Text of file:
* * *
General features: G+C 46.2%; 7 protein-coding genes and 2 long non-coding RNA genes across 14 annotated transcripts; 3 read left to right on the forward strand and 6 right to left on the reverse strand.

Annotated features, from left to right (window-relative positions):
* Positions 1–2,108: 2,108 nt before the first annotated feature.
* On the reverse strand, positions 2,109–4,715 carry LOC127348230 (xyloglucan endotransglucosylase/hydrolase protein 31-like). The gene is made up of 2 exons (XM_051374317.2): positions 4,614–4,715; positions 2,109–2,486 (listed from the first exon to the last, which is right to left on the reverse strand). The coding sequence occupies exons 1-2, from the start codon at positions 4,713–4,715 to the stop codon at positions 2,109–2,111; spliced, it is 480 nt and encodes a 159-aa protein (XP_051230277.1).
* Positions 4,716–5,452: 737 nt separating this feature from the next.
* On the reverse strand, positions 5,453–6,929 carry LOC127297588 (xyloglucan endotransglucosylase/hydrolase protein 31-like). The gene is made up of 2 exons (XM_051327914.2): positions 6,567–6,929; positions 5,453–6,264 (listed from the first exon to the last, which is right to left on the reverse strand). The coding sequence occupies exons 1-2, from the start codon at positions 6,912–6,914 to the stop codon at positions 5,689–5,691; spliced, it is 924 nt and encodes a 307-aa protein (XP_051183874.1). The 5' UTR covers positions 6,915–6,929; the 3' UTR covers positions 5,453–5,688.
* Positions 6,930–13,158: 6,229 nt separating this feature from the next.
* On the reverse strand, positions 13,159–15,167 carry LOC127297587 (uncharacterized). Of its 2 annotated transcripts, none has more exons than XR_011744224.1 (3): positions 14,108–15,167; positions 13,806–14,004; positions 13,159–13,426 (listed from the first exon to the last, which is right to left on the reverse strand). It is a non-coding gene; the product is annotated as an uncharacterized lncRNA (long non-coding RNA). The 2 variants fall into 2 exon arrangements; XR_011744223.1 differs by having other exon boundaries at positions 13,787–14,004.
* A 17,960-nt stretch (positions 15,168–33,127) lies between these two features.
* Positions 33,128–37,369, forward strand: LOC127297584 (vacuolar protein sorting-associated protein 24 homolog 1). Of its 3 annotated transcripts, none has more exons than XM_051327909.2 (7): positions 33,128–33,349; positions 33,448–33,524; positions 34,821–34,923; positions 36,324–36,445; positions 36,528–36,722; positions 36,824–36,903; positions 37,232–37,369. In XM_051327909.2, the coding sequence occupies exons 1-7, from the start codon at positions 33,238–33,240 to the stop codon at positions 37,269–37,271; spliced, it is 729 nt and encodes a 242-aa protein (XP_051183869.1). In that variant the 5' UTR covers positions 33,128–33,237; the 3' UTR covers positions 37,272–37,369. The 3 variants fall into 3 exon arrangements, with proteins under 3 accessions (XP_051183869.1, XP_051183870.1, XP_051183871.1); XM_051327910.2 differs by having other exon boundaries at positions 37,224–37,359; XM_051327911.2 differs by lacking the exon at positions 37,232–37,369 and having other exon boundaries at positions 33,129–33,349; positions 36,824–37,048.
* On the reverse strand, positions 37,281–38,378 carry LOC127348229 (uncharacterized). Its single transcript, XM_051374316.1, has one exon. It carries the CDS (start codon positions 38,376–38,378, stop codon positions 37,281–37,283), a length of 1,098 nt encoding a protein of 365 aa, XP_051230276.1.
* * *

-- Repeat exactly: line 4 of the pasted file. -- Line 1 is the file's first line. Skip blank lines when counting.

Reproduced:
* On the reverse strand, positions 2,109–4,715 carry LOC127348230 (xyloglucan endotransglucosylase/hydrolase protein 31-like). The gene is made up of 2 exons (XM_051374317.2): positions 4,614–4,715; positions 2,109–2,486 (listed from the first exon to the last, which is right to left on the reverse strand). The coding sequence occupies exons 1-2, from the start codon at positions 4,713–4,715 to the stop codon at positions 2,109–2,111; spliced, it is 480 nt and encodes a 159-aa protein (XP_051230277.1).